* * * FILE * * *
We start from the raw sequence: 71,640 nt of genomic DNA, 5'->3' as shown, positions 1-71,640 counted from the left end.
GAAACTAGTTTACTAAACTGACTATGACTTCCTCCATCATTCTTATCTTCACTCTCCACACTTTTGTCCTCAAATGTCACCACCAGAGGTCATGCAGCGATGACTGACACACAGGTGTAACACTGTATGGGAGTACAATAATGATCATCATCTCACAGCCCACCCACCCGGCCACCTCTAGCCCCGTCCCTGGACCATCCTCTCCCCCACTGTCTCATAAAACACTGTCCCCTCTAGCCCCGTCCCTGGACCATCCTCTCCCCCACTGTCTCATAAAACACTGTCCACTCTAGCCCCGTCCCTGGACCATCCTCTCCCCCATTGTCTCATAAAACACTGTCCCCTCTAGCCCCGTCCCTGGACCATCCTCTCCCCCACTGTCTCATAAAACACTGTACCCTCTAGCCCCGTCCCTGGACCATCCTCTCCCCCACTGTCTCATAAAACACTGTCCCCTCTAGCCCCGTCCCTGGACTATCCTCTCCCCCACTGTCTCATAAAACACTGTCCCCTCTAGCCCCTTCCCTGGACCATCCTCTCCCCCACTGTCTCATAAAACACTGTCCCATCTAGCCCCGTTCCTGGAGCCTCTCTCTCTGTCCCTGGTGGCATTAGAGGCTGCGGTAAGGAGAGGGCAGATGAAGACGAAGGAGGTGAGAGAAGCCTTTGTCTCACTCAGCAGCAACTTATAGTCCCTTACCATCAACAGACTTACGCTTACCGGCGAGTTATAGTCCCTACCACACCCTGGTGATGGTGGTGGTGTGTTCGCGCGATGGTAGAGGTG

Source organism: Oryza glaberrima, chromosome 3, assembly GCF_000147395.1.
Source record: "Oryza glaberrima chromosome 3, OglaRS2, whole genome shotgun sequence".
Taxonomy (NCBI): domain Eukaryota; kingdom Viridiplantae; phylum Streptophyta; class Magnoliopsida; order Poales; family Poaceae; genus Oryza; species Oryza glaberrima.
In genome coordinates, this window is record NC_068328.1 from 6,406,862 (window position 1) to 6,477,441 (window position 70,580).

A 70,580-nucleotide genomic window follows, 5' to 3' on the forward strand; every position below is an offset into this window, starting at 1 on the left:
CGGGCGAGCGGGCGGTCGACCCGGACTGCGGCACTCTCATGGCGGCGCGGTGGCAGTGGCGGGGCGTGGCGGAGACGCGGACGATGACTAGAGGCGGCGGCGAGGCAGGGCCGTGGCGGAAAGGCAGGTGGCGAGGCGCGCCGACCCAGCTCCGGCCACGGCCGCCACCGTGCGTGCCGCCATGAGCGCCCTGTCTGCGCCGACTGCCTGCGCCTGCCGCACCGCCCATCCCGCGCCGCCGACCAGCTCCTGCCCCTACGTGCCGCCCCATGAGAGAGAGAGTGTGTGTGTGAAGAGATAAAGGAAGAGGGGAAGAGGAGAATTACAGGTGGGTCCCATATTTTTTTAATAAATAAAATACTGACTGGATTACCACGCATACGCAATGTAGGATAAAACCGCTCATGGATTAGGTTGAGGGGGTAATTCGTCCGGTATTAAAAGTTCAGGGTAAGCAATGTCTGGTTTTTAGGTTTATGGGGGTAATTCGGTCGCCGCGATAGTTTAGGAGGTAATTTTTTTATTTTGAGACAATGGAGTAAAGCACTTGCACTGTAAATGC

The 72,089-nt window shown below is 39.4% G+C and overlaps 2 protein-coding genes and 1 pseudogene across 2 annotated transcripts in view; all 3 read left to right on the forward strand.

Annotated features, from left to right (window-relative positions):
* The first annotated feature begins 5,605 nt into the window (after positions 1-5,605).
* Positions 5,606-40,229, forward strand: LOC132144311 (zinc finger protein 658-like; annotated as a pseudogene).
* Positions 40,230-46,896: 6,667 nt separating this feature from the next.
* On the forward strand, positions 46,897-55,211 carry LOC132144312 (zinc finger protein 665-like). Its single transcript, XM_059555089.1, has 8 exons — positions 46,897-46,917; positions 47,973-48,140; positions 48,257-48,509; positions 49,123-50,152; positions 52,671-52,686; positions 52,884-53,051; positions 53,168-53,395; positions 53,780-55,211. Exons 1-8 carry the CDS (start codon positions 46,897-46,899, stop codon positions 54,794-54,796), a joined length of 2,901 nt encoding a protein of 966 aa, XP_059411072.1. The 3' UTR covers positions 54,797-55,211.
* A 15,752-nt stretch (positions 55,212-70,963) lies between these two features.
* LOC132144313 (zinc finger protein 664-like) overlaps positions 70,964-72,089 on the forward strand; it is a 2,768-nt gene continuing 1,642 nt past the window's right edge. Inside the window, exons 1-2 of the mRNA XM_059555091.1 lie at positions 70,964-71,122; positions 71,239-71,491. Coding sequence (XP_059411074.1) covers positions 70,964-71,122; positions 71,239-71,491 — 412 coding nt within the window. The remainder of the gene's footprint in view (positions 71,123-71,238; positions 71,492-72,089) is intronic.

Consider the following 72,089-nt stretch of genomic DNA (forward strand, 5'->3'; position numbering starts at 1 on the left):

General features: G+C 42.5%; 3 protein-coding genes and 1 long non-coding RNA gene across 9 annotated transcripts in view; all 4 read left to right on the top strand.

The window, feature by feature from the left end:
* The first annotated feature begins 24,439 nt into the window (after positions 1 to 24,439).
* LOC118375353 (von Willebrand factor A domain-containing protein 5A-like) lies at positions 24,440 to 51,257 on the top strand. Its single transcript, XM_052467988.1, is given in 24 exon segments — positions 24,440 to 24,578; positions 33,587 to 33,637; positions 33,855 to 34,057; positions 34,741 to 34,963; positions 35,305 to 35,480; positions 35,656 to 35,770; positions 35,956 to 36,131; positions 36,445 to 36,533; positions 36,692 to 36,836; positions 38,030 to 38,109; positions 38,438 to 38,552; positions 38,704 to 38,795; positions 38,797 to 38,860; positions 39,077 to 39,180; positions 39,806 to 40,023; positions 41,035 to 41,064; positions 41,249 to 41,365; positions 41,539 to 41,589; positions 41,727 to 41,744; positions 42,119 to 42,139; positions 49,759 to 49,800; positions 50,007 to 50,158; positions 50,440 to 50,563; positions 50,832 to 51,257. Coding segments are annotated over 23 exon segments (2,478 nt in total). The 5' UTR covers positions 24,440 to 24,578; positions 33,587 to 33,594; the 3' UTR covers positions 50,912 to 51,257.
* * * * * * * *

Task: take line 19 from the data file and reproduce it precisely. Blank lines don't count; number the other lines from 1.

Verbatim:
The window, feature by feature from the left end: